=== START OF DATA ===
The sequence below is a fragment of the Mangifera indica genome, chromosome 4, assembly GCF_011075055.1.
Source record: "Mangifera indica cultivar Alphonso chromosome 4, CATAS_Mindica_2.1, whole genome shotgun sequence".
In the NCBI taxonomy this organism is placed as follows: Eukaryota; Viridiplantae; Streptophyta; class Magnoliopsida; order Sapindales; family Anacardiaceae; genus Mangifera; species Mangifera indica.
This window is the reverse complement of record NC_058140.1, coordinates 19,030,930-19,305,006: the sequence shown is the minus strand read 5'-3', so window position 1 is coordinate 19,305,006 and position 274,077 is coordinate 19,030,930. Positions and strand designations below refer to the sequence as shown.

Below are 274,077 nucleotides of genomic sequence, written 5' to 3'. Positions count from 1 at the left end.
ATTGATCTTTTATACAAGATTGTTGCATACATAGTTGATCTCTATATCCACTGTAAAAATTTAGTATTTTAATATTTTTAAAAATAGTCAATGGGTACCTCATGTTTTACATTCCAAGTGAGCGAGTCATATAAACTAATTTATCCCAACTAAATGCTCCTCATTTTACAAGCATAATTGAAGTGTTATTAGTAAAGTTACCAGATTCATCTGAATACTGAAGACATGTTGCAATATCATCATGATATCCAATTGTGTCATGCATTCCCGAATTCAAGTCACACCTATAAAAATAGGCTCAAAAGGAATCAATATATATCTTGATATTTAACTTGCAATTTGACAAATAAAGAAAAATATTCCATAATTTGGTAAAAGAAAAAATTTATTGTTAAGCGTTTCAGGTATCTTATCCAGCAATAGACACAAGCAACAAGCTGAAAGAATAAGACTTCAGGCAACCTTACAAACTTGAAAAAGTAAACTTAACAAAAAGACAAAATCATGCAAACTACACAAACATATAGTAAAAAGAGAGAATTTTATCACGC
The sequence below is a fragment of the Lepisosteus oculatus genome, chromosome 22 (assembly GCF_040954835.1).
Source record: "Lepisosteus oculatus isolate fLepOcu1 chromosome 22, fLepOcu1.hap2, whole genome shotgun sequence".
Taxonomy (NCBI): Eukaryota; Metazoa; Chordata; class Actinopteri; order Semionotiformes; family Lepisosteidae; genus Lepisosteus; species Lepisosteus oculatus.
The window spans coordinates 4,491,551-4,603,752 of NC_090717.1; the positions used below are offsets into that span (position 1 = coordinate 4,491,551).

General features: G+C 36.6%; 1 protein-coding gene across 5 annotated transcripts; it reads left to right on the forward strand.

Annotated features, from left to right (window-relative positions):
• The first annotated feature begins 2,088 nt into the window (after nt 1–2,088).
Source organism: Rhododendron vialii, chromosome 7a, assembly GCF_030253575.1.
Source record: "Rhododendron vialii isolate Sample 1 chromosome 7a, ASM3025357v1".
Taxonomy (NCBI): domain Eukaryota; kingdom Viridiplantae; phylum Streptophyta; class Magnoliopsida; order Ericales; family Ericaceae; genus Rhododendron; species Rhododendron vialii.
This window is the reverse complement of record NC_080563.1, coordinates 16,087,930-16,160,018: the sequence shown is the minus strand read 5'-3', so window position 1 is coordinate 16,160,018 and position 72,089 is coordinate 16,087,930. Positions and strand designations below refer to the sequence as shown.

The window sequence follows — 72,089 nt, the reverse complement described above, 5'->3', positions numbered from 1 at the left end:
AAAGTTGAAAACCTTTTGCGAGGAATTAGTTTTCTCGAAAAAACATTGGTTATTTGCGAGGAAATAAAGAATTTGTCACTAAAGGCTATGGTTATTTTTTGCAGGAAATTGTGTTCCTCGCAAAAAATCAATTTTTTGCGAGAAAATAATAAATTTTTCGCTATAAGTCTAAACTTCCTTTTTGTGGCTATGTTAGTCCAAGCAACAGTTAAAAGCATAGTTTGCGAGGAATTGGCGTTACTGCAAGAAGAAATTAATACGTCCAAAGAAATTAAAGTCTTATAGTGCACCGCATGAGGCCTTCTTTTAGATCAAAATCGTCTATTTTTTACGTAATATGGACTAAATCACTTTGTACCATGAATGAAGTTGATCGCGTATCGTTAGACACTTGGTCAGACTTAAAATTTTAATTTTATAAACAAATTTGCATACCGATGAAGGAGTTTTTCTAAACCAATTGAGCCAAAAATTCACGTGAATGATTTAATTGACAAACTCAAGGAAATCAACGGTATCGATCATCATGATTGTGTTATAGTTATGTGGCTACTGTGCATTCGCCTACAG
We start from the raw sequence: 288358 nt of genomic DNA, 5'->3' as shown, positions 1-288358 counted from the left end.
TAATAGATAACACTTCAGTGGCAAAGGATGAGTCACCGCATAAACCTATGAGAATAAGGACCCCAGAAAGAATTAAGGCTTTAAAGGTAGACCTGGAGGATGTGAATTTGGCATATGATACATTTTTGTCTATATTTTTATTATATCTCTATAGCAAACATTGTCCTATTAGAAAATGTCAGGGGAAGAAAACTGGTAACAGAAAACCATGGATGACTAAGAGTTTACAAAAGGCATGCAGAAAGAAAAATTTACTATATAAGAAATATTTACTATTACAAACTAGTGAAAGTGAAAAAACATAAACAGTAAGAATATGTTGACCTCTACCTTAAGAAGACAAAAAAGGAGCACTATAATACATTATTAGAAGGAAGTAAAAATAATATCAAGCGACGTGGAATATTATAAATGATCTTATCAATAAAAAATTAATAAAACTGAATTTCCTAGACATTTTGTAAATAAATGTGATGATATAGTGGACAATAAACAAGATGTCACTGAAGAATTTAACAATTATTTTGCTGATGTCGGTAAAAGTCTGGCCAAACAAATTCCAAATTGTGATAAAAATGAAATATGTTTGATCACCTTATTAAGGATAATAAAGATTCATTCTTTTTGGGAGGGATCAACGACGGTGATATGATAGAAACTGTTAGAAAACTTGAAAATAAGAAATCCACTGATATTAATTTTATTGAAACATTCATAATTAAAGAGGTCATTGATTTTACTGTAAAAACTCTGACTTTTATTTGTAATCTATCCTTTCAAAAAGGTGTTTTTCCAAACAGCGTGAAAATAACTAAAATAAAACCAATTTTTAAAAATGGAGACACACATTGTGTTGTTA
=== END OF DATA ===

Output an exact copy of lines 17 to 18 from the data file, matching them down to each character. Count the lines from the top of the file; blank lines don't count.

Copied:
This window is the reverse complement of record NC_080563.1, coordinates 16,087,930-16,160,018: the sequence shown is the minus strand read 5'-3', so window position 1 is coordinate 16,160,018 and position 72,089 is coordinate 16,087,930. Positions and strand designations below refer to the sequence as shown.

The window sequence follows — 72,089 nt, the reverse complement described above, 5'->3', positions numbered from 1 at the left end: